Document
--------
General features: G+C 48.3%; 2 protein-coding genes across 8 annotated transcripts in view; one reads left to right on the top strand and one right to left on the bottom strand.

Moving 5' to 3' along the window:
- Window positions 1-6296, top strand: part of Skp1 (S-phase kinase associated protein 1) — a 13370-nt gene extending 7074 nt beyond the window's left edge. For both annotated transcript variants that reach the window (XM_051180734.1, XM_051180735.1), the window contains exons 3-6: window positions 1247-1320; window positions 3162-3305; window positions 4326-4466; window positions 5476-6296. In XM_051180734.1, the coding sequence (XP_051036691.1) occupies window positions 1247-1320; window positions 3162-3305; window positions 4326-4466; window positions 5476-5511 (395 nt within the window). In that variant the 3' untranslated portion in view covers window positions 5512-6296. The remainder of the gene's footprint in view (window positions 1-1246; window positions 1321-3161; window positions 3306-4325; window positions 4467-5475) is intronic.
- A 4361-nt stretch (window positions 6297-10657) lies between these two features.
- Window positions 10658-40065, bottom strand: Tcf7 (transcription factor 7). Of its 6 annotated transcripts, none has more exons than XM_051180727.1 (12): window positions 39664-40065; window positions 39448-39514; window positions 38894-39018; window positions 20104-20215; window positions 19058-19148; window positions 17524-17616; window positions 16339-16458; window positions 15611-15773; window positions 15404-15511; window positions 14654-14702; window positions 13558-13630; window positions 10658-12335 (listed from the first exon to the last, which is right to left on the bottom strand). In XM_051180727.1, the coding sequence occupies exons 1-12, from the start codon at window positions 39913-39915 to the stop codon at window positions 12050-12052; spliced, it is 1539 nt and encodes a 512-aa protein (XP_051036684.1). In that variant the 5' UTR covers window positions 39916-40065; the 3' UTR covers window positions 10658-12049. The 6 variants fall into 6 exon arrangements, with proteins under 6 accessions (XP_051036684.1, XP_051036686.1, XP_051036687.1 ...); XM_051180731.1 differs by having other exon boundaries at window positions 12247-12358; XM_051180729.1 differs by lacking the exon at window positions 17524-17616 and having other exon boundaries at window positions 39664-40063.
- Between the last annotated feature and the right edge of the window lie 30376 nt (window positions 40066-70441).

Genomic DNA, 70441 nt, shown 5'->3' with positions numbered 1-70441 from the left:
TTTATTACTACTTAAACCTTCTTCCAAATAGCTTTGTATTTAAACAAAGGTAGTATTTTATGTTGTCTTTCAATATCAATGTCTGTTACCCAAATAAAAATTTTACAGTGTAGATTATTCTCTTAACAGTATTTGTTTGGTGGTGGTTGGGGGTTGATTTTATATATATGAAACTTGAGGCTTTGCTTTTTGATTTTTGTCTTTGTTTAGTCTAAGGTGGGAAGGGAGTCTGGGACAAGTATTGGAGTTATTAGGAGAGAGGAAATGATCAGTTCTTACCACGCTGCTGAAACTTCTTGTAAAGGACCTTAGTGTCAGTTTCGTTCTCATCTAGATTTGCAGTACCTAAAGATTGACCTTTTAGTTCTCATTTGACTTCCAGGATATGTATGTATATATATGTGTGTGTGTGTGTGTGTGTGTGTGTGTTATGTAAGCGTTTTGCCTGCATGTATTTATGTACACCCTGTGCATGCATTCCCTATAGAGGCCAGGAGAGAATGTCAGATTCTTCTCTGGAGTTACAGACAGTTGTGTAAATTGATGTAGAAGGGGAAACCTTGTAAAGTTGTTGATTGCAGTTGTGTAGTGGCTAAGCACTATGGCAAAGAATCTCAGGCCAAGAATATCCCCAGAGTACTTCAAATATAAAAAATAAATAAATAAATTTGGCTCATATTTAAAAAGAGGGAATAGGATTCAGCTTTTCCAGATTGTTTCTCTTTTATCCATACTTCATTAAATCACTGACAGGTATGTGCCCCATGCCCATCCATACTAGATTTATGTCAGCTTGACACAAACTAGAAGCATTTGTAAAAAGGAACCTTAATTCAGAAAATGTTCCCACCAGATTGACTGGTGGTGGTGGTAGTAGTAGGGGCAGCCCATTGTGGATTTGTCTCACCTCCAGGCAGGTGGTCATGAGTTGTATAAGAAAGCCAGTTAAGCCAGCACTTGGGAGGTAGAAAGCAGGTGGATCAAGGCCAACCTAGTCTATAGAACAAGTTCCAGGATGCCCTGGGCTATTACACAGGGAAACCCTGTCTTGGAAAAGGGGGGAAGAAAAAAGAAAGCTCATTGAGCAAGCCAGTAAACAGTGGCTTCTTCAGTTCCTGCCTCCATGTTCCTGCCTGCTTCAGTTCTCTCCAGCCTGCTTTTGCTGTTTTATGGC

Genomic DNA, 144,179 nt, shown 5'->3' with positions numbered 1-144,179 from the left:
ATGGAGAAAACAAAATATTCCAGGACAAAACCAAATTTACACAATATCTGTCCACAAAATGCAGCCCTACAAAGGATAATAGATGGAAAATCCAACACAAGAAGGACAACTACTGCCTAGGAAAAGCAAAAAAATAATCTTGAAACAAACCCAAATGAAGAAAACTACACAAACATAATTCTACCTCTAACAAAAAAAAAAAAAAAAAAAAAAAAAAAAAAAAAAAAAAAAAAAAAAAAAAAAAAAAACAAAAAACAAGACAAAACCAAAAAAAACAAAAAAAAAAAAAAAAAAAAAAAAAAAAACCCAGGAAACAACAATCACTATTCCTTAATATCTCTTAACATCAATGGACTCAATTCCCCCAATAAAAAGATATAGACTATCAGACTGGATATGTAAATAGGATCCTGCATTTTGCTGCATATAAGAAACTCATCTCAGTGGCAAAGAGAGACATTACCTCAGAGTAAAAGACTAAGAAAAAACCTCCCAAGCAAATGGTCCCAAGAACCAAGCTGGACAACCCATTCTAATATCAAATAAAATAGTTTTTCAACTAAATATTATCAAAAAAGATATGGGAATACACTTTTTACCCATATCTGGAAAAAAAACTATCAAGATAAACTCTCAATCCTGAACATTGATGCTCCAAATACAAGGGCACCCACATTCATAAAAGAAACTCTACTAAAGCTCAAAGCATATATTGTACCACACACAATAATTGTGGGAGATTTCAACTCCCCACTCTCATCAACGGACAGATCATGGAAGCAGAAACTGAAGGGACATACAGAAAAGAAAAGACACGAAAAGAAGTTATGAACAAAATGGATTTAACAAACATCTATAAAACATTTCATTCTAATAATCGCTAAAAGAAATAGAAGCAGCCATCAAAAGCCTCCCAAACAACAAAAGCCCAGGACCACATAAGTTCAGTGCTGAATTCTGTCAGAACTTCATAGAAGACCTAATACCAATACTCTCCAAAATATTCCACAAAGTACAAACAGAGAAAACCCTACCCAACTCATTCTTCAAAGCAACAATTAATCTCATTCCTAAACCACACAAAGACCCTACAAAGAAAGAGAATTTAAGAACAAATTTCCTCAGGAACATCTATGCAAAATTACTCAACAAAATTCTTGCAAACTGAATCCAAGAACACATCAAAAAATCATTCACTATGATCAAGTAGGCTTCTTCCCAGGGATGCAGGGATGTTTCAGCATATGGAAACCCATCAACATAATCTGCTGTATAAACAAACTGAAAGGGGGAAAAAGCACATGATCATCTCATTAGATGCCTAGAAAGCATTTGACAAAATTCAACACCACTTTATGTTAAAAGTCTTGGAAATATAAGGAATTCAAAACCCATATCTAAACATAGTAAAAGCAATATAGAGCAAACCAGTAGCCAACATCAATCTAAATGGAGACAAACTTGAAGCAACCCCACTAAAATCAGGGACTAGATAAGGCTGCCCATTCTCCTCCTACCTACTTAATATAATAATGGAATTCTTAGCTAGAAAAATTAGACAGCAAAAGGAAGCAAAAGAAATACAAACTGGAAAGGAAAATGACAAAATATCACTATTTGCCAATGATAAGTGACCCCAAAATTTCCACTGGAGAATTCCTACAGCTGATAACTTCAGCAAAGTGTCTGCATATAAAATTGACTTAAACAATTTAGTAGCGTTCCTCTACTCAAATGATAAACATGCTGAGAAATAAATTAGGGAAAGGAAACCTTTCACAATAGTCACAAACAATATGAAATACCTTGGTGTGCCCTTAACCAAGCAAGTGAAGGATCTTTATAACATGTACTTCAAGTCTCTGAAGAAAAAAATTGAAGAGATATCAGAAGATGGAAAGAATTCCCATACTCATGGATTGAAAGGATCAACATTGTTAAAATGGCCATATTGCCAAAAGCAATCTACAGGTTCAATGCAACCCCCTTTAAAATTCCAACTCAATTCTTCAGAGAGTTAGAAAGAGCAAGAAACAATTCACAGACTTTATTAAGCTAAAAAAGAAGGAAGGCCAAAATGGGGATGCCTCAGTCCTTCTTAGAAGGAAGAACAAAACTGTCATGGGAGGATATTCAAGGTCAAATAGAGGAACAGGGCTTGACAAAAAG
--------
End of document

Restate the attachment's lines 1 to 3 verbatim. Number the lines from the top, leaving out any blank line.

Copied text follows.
General features: G+C 48.3%; 2 protein-coding genes across 8 annotated transcripts in view; one reads left to right on the top strand and one right to left on the bottom strand.

Moving 5' to 3' along the window:
- Window positions 1-6296, top strand: part of Skp1 (S-phase kinase associated protein 1) — a 13370-nt gene extending 7074 nt beyond the window's left edge. For both annotated transcript variants that reach the window (XM_051180734.1, XM_051180735.1), the window contains exons 3-6: window positions 1247-1320; window positions 3162-3305; window positions 4326-4466; window positions 5476-6296. In XM_051180734.1, the coding sequence (XP_051036691.1) occupies window positions 1247-1320; window positions 3162-3305; window positions 4326-4466; window positions 5476-5511 (395 nt within the window). In that variant the 3' untranslated portion in view covers window positions 5512-6296. The remainder of the gene's footprint in view (window positions 1-1246; window positions 1321-3161; window positions 3306-4325; window positions 4467-5475) is intronic.